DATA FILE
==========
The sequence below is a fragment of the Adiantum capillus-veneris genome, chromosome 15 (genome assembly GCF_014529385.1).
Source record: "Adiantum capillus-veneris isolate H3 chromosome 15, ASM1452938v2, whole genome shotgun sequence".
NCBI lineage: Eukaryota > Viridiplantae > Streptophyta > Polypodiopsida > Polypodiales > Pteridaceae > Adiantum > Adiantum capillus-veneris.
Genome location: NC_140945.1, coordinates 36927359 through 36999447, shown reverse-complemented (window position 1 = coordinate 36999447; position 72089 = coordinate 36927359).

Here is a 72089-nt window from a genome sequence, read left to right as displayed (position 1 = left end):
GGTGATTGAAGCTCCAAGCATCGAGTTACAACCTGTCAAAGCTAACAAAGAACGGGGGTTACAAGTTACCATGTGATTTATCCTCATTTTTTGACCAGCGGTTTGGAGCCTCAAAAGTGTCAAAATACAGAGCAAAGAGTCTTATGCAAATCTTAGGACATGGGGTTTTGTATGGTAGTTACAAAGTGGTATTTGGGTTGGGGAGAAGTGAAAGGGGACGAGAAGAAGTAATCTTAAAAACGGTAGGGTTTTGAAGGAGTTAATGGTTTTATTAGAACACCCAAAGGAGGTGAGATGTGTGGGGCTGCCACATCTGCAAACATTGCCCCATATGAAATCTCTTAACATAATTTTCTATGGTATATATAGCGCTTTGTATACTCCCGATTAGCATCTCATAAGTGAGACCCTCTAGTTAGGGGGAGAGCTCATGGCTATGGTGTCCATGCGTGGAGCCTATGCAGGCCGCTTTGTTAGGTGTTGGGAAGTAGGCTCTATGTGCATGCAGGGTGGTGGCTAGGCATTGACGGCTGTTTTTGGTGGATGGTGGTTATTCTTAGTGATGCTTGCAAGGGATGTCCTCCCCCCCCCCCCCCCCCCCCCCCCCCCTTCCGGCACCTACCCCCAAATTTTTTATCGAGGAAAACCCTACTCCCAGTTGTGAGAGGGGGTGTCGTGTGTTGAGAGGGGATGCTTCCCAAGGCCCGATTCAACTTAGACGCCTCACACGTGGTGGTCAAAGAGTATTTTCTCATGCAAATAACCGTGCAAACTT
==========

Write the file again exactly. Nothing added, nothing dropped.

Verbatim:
The sequence below is a fragment of the Adiantum capillus-veneris genome, chromosome 15 (genome assembly GCF_014529385.1).
Source record: "Adiantum capillus-veneris isolate H3 chromosome 15, ASM1452938v2, whole genome shotgun sequence".
NCBI lineage: Eukaryota > Viridiplantae > Streptophyta > Polypodiopsida > Polypodiales > Pteridaceae > Adiantum > Adiantum capillus-veneris.
Genome location: NC_140945.1, coordinates 36927359 through 36999447, shown reverse-complemented (window position 1 = coordinate 36999447; position 72089 = coordinate 36927359).

Here is a 72089-nt window from a genome sequence, read left to right as displayed (position 1 = left end):
GGTGATTGAAGCTCCAAGCATCGAGTTACAACCTGTCAAAGCTAACAAAGAACGGGGGTTACAAGTTACCATGTGATTTATCCTCATTTTTTGACCAGCGGTTTGGAGCCTCAAAAGTGTCAAAATACAGAGCAAAGAGTCTTATGCAAATCTTAGGACATGGGGTTTTGTATGGTAGTTACAAAGTGGTATTTGGGTTGGGGAGAAGTGAAAGGGGACGAGAAGAAGTAATCTTAAAAACGGTAGGGTTTTGAAGGAGTTAATGGTTTTATTAGAACACCCAAAGGAGGTGAGATGTGTGGGGCTGCCACATCTGCAAACATTGCCCCATATGAAATCTCTTAACATAATTTTCTATGGTATATATAGCGCTTTGTATACTCCCGATTAGCATCTCATAAGTGAGACCCTCTAGTTAGGGGGAGAGCTCATGGCTATGGTGTCCATGCGTGGAGCCTATGCAGGCCGCTTTGTTAGGTGTTGGGAAGTAGGCTCTATGTGCATGCAGGGTGGTGGCTAGGCATTGACGGCTGTTTTTGGTGGATGGTGGTTATTCTTAGTGATGCTTGCAAGGGATGTCCTCCCCCCCCCCCCCCCCCCCCCCCCCCCTTCCGGCACCTACCCCCAAATTTTTTATCGAGGAAAACCCTACTCCCAGTTGTGAGAGGGGGTGTCGTGTGTTGAGAGGGGATGCTTCCCAAGGCCCGATTCAACTTAGACGCCTCACACGTGGTGGTCAAAGAGTATTTTCTCATGCAAATAACCGTGCAAACTT